Go beyond passwords. If you are protecting a lot of patient data, a password alone may not be enough. Consider implementing two-factor authentication. This can be a biometric such as a fingerprint or a one-time passcode that is provided via a small digital key card or fob, or even a smartphone app. You can also increase your password security by upgrading your password to a passphrase — a short sentence is much more difficult to crack than a single word, and it can still be easy to remember. Each of your digital devices should be protected with a passcode or biometric, with a short time-out setting. That way, if one falls into the wrong hands, the data is not easily accessible.
Choose to protect your own device. Having the ability to use a mobile device to check on your work-related information whenever and wherever you are is a huge boon for responsiveness. But it also leads to a host of problems, as those devices are easily misplaced and they are less apt to be protected from malicious access. More and more offices are offering employees the choice of a mobile device, one that IT staff can scan for problematic apps or links, or remotely wipe in case the device is lost or stolen. If you are not offered this, you can still get many of the benefits with free or low-cost apps. Anti-malware scanners on Android devices can help you avoid problematic apps and links, and device-finder apps that can also wipe data from lost devices are available for all smartphone operating systems.
Practice the principle of least privilege. The principle of least privilege simply means that no person, machine or system should have access to things they do not strictly need. For instance, if you use a personal device at work and at home, you can create a separate profile for each location. And if you share that device with other people in either place, you can create a separate guest account that does not have access to your sensitive information.
Encrypt everywhere. As said earlier in the “layered defenses” tip, encrypting is a very simple and effective way to safeguard data. When we have something that is valuable, we lock it up when it is not in use. The same is true with data; valuable information should be encrypted whenever it is not directly in use. That means when it is in storage, it should be encrypted. When it is being accessed or sent over the network, it should be through an encrypted connection. Having encryption from “end to end” minimizes criminals’ ability to get any useful data, even if they do manage to breach your other defenses.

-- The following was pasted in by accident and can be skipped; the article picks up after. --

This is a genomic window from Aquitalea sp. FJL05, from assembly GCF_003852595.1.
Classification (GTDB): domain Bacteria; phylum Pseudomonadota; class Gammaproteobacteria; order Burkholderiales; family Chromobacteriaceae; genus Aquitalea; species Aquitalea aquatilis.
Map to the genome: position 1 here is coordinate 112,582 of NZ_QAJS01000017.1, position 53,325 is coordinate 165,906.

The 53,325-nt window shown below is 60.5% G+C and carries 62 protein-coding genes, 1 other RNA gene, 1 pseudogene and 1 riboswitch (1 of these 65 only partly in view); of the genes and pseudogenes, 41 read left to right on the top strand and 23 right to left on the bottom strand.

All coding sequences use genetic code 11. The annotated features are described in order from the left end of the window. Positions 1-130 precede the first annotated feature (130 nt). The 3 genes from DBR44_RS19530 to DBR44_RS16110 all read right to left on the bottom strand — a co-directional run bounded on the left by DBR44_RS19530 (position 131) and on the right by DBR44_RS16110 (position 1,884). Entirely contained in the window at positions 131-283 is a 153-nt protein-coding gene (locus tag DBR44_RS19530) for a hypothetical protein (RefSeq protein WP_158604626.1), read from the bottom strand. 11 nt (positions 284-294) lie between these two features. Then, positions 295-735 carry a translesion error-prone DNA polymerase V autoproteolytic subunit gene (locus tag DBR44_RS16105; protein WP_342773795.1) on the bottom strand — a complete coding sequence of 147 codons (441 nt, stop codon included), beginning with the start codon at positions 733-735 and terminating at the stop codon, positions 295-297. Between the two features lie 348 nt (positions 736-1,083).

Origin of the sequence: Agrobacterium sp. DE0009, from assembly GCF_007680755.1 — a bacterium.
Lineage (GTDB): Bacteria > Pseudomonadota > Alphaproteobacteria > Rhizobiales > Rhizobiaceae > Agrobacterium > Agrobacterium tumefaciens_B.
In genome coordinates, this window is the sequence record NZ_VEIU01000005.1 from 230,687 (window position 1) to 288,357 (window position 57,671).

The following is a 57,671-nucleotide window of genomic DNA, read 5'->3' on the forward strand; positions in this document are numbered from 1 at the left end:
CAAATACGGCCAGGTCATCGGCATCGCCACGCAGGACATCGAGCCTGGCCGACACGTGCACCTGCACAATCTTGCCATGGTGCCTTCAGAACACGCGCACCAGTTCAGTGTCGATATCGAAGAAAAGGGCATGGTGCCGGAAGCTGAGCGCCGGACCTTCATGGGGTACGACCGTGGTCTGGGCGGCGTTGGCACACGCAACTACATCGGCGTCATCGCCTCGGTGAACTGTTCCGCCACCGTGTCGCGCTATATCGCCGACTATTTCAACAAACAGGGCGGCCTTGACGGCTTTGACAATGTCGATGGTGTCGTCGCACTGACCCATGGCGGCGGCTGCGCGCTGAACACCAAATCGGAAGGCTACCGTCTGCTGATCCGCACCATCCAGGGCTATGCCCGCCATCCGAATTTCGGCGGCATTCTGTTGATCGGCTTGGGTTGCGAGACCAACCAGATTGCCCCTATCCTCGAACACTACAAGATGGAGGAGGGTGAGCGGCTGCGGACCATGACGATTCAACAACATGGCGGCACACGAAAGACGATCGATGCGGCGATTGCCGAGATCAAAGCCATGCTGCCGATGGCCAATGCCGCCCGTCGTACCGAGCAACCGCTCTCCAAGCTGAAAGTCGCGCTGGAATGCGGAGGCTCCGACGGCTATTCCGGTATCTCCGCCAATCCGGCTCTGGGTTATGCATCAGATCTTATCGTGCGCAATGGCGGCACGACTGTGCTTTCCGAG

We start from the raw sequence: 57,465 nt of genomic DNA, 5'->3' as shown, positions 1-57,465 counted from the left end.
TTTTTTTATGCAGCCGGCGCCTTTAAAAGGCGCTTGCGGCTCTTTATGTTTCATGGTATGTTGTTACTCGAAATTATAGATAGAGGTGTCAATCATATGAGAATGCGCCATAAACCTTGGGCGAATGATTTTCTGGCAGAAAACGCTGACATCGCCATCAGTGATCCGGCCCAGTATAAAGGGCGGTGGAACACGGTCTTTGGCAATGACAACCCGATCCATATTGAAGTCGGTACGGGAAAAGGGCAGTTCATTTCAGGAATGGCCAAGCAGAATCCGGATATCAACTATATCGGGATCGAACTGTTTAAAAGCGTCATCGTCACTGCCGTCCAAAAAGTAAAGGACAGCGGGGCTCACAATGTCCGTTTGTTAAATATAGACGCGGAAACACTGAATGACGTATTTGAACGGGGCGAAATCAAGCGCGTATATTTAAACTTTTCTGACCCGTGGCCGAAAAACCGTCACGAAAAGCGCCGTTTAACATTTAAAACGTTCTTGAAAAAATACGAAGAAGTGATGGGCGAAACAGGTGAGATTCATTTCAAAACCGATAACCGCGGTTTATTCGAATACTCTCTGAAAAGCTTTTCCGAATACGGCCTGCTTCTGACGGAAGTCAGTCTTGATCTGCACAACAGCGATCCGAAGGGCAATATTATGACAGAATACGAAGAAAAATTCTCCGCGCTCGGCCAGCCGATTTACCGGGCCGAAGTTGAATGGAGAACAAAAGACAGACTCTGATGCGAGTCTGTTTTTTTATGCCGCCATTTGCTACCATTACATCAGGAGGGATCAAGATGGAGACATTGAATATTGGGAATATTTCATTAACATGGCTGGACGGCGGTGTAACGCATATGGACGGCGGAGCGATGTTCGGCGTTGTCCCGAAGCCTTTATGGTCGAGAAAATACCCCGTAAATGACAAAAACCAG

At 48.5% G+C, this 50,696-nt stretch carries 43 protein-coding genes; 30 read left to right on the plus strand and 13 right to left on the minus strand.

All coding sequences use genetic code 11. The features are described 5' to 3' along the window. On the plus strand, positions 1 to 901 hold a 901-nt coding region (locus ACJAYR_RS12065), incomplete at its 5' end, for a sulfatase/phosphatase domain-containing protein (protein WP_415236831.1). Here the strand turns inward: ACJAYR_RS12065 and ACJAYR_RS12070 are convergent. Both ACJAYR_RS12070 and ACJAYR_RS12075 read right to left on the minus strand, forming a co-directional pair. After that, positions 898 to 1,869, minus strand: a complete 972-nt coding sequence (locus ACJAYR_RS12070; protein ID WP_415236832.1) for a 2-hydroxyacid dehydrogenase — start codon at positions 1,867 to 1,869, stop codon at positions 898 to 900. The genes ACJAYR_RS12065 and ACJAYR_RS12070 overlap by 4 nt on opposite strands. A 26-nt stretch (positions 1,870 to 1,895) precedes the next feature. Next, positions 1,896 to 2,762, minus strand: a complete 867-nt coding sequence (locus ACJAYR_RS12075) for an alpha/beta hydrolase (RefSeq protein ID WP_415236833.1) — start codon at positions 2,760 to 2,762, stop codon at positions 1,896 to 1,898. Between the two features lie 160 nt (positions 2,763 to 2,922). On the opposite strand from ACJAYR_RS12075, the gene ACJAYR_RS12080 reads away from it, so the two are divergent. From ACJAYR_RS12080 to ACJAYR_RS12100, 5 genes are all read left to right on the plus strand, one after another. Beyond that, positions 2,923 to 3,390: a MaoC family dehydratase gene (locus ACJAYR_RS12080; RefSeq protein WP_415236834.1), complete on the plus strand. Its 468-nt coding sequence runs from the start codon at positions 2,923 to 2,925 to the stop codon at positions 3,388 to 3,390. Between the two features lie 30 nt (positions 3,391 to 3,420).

Watch out for leaky data. Wi-Fi is becoming a fact of life — there are free hotspots available wherever you go these days. But that public Wi-Fi can be an easy way for attackers to eavesdrop and snag your data in transit if it is not properly secured. It’s best, if you’re using Wi-Fi when you’re out and about, to avoid accessing or transmitting sensitive information. If you do need to do so, it is very important to make sure the connection is encrypted. Using a VPN can help you create a private network connection between your own personal devices and work resources. When connecting to the Internet or office network from unfamiliar places, consider using your smartphone’s 4G connectivity or a 4G hotspot instead of sketchy public Wi-Fi.
Good security should not make doing your job impossible. With a variety of small changes, the effect on your ability to do work should be negligible. And the effect of maintaining your patients’ trust by protecting their data will certainly make your job easier. itn
Lysa Myers began her tenure in malware research labs in the weeks before the Melissa virus outbreak in 1999. She has watched both the malware landscape and the security technologies used to prevent threats from growing and changing dramatically. She enjoys explaining security issues in an approachable manner for companies and consumers alike. Over the years, Myers has worked both within antivirus research labs, finding and analyzing new malware, and within the third-party testing industry to evaluate the effectiveness of security products. As a security researcher for ESET, she focuses on providing practical analysis and advice of security trends and events.